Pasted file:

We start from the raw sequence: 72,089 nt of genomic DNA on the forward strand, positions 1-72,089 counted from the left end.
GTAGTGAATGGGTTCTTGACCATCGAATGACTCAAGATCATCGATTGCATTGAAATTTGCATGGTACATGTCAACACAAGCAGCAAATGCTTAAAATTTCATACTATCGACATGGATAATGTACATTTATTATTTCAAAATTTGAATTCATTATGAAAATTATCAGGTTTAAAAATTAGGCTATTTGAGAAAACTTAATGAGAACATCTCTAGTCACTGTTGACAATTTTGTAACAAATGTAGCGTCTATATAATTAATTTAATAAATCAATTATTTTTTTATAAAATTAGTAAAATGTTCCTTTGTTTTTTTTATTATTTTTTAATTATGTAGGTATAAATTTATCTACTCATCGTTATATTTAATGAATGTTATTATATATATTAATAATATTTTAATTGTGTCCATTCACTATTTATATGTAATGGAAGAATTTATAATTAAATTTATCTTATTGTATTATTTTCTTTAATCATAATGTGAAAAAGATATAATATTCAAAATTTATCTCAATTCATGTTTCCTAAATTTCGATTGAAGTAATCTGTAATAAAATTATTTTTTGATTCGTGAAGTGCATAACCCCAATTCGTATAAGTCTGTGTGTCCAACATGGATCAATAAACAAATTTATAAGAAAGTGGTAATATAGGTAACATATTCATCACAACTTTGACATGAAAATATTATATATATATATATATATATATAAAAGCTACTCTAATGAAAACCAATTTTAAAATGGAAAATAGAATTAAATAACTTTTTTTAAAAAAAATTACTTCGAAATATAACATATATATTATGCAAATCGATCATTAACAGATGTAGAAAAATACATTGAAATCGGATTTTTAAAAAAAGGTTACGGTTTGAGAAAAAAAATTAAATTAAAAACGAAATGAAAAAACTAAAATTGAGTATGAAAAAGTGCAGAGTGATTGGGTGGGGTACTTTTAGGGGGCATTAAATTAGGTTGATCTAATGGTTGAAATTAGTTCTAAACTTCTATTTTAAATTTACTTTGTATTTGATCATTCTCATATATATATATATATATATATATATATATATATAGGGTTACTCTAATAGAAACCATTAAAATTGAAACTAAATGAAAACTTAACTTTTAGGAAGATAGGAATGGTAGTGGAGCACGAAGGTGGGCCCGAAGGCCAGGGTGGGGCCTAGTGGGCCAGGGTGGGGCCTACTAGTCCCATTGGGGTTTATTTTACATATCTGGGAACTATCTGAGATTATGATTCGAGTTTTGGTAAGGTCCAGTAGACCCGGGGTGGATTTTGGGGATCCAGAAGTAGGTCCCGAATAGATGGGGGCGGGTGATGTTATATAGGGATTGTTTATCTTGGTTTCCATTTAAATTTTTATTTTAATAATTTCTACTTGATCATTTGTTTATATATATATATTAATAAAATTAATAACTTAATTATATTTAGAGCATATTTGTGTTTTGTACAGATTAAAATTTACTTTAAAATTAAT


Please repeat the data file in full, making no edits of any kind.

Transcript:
We start from the raw sequence: 72,089 nt of genomic DNA on the forward strand, positions 1-72,089 counted from the left end.
GTAGTGAATGGGTTCTTGACCATCGAATGACTCAAGATCATCGATTGCATTGAAATTTGCATGGTACATGTCAACACAAGCAGCAAATGCTTAAAATTTCATACTATCGACATGGATAATGTACATTTATTATTTCAAAATTTGAATTCATTATGAAAATTATCAGGTTTAAAAATTAGGCTATTTGAGAAAACTTAATGAGAACATCTCTAGTCACTGTTGACAATTTTGTAACAAATGTAGCGTCTATATAATTAATTTAATAAATCAATTATTTTTTTATAAAATTAGTAAAATGTTCCTTTGTTTTTTTTATTATTTTTTAATTATGTAGGTATAAATTTATCTACTCATCGTTATATTTAATGAATGTTATTATATATATTAATAATATTTTAATTGTGTCCATTCACTATTTATATGTAATGGAAGAATTTATAATTAAATTTATCTTATTGTATTATTTTCTTTAATCATAATGTGAAAAAGATATAATATTCAAAATTTATCTCAATTCATGTTTCCTAAATTTCGATTGAAGTAATCTGTAATAAAATTATTTTTTGATTCGTGAAGTGCATAACCCCAATTCGTATAAGTCTGTGTGTCCAACATGGATCAATAAACAAATTTATAAGAAAGTGGTAATATAGGTAACATATTCATCACAACTTTGACATGAAAATATTATATATATATATATATATATATAAAAGCTACTCTAATGAAAACCAATTTTAAAATGGAAAATAGAATTAAATAACTTTTTTTAAAAAAAATTACTTCGAAATATAACATATATATTATGCAAATCGATCATTAACAGATGTAGAAAAATACATTGAAATCGGATTTTTAAAAAAAGGTTACGGTTTGAGAAAAAAAATTAAATTAAAAACGAAATGAAAAAACTAAAATTGAGTATGAAAAAGTGCAGAGTGATTGGGTGGGGTACTTTTAGGGGGCATTAAATTAGGTTGATCTAATGGTTGAAATTAGTTCTAAACTTCTATTTTAAATTTACTTTGTATTTGATCATTCTCATATATATATATATATATATATATATATATATATAGGGTTACTCTAATAGAAACCATTAAAATTGAAACTAAATGAAAACTTAACTTTTAGGAAGATAGGAATGGTAGTGGAGCACGAAGGTGGGCCCGAAGGCCAGGGTGGGGCCTAGTGGGCCAGGGTGGGGCCTACTAGTCCCATTGGGGTTTATTTTACATATCTGGGAACTATCTGAGATTATGATTCGAGTTTTGGTAAGGTCCAGTAGACCCGGGGTGGATTTTGGGGATCCAGAAGTAGGTCCCGAATAGATGGGGGCGGGTGATGTTATATAGGGATTGTTTATCTTGGTTTCCATTTAAATTTTTATTTTAATAATTTCTACTTGATCATTTGTTTATATATATATATTAATAAAATTAATAACTTAATTATATTTAGAGCATATTTGTGTTTTGTACAGATTAAAATTTACTTTAAAATTAAT